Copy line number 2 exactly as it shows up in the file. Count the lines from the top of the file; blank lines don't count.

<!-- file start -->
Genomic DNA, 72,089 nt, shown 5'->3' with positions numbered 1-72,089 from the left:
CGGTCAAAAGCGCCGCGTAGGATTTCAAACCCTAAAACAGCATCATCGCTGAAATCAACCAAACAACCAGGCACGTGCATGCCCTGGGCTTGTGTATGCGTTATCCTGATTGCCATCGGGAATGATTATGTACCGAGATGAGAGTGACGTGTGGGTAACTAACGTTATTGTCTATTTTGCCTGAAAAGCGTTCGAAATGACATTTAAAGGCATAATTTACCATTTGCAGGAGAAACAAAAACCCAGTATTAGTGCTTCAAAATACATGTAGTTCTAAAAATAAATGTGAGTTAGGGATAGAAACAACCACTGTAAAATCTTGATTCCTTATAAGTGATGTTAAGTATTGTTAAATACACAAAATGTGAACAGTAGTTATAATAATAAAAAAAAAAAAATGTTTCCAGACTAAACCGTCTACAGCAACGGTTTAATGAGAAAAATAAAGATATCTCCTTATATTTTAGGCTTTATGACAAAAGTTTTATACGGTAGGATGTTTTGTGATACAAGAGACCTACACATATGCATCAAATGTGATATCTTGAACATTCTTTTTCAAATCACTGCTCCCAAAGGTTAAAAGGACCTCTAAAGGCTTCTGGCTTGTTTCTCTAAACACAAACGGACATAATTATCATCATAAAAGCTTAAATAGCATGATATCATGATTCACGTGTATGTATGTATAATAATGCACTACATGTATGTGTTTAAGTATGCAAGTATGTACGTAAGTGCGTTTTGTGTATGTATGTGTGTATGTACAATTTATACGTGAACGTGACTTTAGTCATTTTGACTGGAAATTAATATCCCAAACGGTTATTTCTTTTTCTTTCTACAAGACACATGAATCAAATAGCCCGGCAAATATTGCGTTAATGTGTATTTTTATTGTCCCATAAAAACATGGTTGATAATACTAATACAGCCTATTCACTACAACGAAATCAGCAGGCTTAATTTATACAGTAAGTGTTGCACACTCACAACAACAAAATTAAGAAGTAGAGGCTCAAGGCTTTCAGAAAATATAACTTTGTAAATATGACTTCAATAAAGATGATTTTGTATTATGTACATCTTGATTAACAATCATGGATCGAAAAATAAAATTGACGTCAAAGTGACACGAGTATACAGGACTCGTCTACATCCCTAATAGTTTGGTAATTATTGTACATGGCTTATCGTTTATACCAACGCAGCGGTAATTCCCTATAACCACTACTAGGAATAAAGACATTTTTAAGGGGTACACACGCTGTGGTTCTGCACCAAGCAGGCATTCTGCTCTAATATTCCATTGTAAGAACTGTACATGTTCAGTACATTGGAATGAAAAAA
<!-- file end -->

CGGTCAAAAGCGCCGCGTAGGATTTCAAACCCTAAAACAGCATCATCGCTGAAATCAACCAAACAACCAGGCACGTGCATGCCCTGGGCTTGTGTATGCGTTATCCTGATTGCCATCGGGAATGATTATGTACCGAGATGAGAGTGACGTGTGGGTAACTAACGTTATTGTCTATTTTGCCTGAAAAGCGTTCGAAATGACATTTAAAGGCATAATTTACCATTTGCAGGAGAAACAAAAACCCAGTATTAGTGCTTCAAAATACATGTAGTTCTAAAAATAAATGTGAGTTAGGGATAGAAACAACCACTGTAAAATCTTGATTCCTTATAAGTGATGTTAAGTATTGTTAAATACACAAAATGTGAACAGTAGTTATAATAATAAAAAAAAAAAAATGTTTCCAGACTAAACCGTCTACAGCAACGGTTTAATGAGAAAAATAAAGATATCTCCTTATATTTTAGGCTTTATGACAAAAGTTTTATACGGTAGGATGTTTTGTGATACAAGAGACCTACACATATGCATCAAATGTGATATCTTGAACATTCTTTTTCAAATCACTGCTCCCAAAGGTTAAAAGGACCTCTAAAGGCTTCTGGCTTGTTTCTCTAAACACAAACGGACATAATTATCATCATAAAAGCTTAAATAGCATGATATCATGATTCACGTGTATGTATGTATAATAATGCACTACATGTATGTGTTTAAGTATGCAAGTATGTACGTAAGTGCGTTTTGTGTATGTATGTGTGTATGTACAATTTATACGTGAACGTGACTTTAGTCATTTTGACTGGAAATTAATATCCCAAACGGTTATTTCTTTTTCTTTCTACAAGACACATGAATCAAATAGCCCGGCAAATATTGCGTTAATGTGTATTTTTATTGTCCCATAAAAACATGGTTGATAATACTAATACAGCCTATTCACTACAACGAAATCAGCAGGCTTAATTTATACAGTAAGTGTTGCACACTCACAACAACAAAATTAAGAAGTAGAGGCTCAAGGCTTTCAGAAAATATAACTTTGTAAATATGACTTCAATAAAGATGATTTTGTATTATGTACATCTTGATTAACAATCATGGATCGAAAAATAAAATTGACGTCAAAGTGACACGAGTATACAGGACTCGTCTACATCCCTAATAGTTTGGTAATTATTGTACATGGCTTATCGTTTATACCAACGCAGCGGTAATTCCCTATAACCACTACTAGGAATAAAGACATTTTTAAGGGGTACACACGCTGTGGTTCTGCACCAAGCAGGCATTCTGCTCTAATATTCCATTGTAAGAACTGTACATGTTCAGTACATTGGAATGAAAAAA